The fine in BC for applying solar film window tint to front side windows is $109 per window. Any vehicle found equipped with illegal tint will be issued a ticket as well as a mandatory inspection notice at the driver’s expense.

It is also illegal in British Columbia to not display a front licence plate in the vehicle manufacturers intended location. In other words drivers cannot display front licence plates on the dashboard. They have to be affixed to the front bumper where it was intended. The fine for not displaying a front licence plate is $109 and any driver found not to be displaying their front licensce plate in the correct fashion will be issued a ticket.

Just Posted

Town Council candidates draw a crowd

More than 200 people filed into Prince Charles Theatre to learn more about Creston Town Council election candidates.

A perfect storm of technical difficulties

The issue was with website server problems outside of our control.

Michelle Mungall’s baby first in B.C. legislature chamber

B.C. energy minister praises support of staff, fellow MLAs

Creston Community Park project progressing

Hillside surveying and sculpting to take place.

‘Police are ready’ for legal pot, say Canadian chiefs

But Canadians won’t see major policing changes as pot becomes legal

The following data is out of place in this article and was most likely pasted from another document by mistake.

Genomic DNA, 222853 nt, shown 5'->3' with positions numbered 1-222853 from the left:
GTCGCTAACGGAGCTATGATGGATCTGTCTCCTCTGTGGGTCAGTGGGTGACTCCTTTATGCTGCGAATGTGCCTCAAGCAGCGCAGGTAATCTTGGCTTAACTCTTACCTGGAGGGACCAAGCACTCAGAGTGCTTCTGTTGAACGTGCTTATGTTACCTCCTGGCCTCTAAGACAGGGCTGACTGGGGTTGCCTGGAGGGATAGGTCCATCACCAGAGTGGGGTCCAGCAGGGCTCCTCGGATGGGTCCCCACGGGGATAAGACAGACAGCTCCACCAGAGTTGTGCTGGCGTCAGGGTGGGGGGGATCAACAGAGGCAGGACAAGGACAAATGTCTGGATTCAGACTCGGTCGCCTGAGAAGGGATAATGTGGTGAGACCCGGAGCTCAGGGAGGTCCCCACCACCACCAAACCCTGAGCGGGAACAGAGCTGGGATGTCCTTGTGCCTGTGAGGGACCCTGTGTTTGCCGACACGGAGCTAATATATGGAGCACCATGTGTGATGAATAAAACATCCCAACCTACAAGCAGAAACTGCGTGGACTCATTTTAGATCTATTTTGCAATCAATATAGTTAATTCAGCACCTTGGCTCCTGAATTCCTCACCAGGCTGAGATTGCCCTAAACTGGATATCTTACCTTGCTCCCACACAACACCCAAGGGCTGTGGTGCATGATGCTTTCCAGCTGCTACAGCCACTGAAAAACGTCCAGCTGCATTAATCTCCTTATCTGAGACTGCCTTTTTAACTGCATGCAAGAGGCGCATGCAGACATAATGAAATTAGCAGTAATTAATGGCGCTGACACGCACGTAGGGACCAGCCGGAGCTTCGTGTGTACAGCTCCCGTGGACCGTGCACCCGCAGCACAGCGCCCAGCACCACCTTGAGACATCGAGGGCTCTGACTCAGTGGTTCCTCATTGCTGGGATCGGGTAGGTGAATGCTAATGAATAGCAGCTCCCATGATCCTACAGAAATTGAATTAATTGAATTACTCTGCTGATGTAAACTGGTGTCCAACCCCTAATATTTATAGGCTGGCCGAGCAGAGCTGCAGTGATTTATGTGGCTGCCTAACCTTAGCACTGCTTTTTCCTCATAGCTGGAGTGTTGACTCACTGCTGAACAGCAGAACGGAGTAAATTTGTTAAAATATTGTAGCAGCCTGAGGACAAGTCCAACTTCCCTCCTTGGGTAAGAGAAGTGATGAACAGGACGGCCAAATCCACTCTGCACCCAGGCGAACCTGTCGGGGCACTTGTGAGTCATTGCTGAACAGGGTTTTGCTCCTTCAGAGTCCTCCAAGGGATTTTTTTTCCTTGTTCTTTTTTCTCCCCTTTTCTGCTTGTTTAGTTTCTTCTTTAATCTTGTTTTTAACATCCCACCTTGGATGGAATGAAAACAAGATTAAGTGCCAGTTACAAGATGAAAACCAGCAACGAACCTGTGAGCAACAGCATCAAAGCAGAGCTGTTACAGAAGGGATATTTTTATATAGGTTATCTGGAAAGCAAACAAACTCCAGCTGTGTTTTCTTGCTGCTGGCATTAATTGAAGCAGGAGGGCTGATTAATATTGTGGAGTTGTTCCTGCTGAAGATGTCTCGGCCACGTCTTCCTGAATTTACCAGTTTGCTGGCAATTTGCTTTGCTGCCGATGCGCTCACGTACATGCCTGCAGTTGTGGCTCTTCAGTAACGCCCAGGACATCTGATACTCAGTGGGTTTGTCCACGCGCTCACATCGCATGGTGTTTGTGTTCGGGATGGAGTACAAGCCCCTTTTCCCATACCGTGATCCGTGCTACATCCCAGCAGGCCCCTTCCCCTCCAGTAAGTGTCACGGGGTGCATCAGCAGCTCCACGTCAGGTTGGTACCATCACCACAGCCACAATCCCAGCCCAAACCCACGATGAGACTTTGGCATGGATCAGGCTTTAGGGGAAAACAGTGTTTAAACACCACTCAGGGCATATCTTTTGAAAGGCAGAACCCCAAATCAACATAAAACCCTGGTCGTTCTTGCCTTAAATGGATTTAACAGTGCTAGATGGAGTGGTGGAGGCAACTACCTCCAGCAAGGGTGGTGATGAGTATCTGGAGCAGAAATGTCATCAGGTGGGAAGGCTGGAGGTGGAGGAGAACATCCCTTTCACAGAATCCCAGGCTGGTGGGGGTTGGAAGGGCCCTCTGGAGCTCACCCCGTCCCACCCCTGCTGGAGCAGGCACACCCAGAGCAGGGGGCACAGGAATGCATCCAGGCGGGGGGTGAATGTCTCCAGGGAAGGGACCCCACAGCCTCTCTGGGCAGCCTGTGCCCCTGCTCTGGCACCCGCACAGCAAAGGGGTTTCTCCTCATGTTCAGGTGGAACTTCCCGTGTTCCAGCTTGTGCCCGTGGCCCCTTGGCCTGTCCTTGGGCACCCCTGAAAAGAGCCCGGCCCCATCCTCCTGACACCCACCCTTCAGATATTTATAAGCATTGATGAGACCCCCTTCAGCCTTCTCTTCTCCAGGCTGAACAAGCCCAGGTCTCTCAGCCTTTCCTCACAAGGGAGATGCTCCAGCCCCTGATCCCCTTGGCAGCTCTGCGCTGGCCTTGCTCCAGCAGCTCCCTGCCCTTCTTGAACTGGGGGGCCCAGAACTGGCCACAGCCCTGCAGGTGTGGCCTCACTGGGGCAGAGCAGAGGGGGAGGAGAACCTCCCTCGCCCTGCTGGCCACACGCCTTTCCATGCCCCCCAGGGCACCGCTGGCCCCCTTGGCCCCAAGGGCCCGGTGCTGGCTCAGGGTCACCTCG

VIDEO: First legal cannabis purchases as midnight strikes in eastern Canada

Newfoundland and Labrador was the first province to kick off the sale of cannabis, just after midnight local time

Boeser tallies in OT as Canucks beat Penguins 3-2

Vancouver wins without star rookie Pettersson

Mayor of Kamloops says ‘history has been made’ with vote on B.C.’s lone pot shop

The store to be run by the province in B.C.’s Interior is opening Wednesday as pot sales become legal across Canada

New bus route to ‘replace’ Greyhound along Trans-Canada Highway

Rider Express Transportation says they will soon begin a bus service from Winnipeg to Vancouver

U.S. pot firm urges Trump to deny Canadian producers ‘competitive advantage’

The challenge for U.S. firms lies in the fact that while recreational cannabis is legal in nine states and medicinal pot in 22 others, it remains illegal under federal law

Government says imprisoned Canadian terror suspects must face consequences

Public Safety Minister Ralph Goodale showed little sympathy Tuesday for such individuals who now want to return to Canada

How rules for inmate segregation in Canada will change under Bill C-83

Federal government proposing changes to rules around inmates in federal correctional institutions

Canada Post union issues strike notice; rotating strikes could begin Monday

Union says rotating strikes will begin if agreements aren’t reached with bargaining units

Carole James avoids questions on B.C.’s payroll tax (with video)

Green MLA Adam Olsen cites huge tax increase for local business

Most Read